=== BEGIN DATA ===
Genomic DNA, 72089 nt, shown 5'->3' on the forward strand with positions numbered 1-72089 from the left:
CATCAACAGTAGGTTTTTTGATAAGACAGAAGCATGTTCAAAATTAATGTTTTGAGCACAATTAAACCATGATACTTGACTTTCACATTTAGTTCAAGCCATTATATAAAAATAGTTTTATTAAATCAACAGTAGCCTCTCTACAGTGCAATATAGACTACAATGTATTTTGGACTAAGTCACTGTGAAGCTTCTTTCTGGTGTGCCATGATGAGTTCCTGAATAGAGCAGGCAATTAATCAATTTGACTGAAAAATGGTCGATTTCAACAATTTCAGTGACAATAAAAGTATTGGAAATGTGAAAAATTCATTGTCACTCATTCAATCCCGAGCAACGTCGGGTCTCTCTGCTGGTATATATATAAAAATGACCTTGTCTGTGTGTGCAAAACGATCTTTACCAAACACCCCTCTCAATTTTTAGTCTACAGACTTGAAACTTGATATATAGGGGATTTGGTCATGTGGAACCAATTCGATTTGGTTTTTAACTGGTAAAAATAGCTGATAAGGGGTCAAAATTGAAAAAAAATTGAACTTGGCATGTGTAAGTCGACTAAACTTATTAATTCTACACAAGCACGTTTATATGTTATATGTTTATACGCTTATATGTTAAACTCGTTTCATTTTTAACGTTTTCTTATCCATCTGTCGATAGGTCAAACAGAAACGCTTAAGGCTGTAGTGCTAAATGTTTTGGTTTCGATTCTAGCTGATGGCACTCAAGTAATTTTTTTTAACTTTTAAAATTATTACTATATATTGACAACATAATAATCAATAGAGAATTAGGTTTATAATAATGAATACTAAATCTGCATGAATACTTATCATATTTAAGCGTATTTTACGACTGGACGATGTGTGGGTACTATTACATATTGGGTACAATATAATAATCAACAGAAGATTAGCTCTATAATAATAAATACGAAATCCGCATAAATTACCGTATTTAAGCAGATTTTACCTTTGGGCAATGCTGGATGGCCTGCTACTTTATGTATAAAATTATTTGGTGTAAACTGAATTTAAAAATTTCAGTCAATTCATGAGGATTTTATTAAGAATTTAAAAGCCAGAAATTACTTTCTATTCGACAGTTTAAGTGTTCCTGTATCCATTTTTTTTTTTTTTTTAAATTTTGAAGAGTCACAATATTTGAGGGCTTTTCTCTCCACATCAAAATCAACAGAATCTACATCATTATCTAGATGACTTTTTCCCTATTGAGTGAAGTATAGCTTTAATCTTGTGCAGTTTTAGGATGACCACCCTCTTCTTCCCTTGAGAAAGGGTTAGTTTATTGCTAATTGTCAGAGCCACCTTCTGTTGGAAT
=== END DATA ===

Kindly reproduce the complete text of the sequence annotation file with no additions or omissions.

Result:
Genomic DNA, 72089 nt, shown 5'->3' on the forward strand with positions numbered 1-72089 from the left:
CATCAACAGTAGGTTTTTTGATAAGACAGAAGCATGTTCAAAATTAATGTTTTGAGCACAATTAAACCATGATACTTGACTTTCACATTTAGTTCAAGCCATTATATAAAAATAGTTTTATTAAATCAACAGTAGCCTCTCTACAGTGCAATATAGACTACAATGTATTTTGGACTAAGTCACTGTGAAGCTTCTTTCTGGTGTGCCATGATGAGTTCCTGAATAGAGCAGGCAATTAATCAATTTGACTGAAAAATGGTCGATTTCAACAATTTCAGTGACAATAAAAGTATTGGAAATGTGAAAAATTCATTGTCACTCATTCAATCCCGAGCAACGTCGGGTCTCTCTGCTGGTATATATATAAAAATGACCTTGTCTGTGTGTGCAAAACGATCTTTACCAAACACCCCTCTCAATTTTTAGTCTACAGACTTGAAACTTGATATATAGGGGATTTGGTCATGTGGAACCAATTCGATTTGGTTTTTAACTGGTAAAAATAGCTGATAAGGGGTCAAAATTGAAAAAAAATTGAACTTGGCATGTGTAAGTCGACTAAACTTATTAATTCTACACAAGCACGTTTATATGTTATATGTTTATACGCTTATATGTTAAACTCGTTTCATTTTTAACGTTTTCTTATCCATCTGTCGATAGGTCAAACAGAAACGCTTAAGGCTGTAGTGCTAAATGTTTTGGTTTCGATTCTAGCTGATGGCACTCAAGTAATTTTTTTTAACTTTTAAAATTATTACTATATATTGACAACATAATAATCAATAGAGAATTAGGTTTATAATAATGAATACTAAATCTGCATGAATACTTATCATATTTAAGCGTATTTTACGACTGGACGATGTGTGGGTACTATTACATATTGGGTACAATATAATAATCAACAGAAGATTAGCTCTATAATAATAAATACGAAATCCGCATAAATTACCGTATTTAAGCAGATTTTACCTTTGGGCAATGCTGGATGGCCTGCTACTTTATGTATAAAATTATTTGGTGTAAACTGAATTTAAAAATTTCAGTCAATTCATGAGGATTTTATTAAGAATTTAAAAGCCAGAAATTACTTTCTATTCGACAGTTTAAGTGTTCCTGTATCCATTTTTTTTTTTTTTTTAAATTTTGAAGAGTCACAATATTTGAGGGCTTTTCTCTCCACATCAAAATCAACAGAATCTACATCATTATCTAGATGACTTTTTCCCTATTGAGTGAAGTATAGCTTTAATCTTGTGCAGTTTTAGGATGACCACCCTCTTCTTCCCTTGAGAAAGGGTTAGTTTATTGCTAATTGTCAGAGCCACCTTCTGTTGGAAT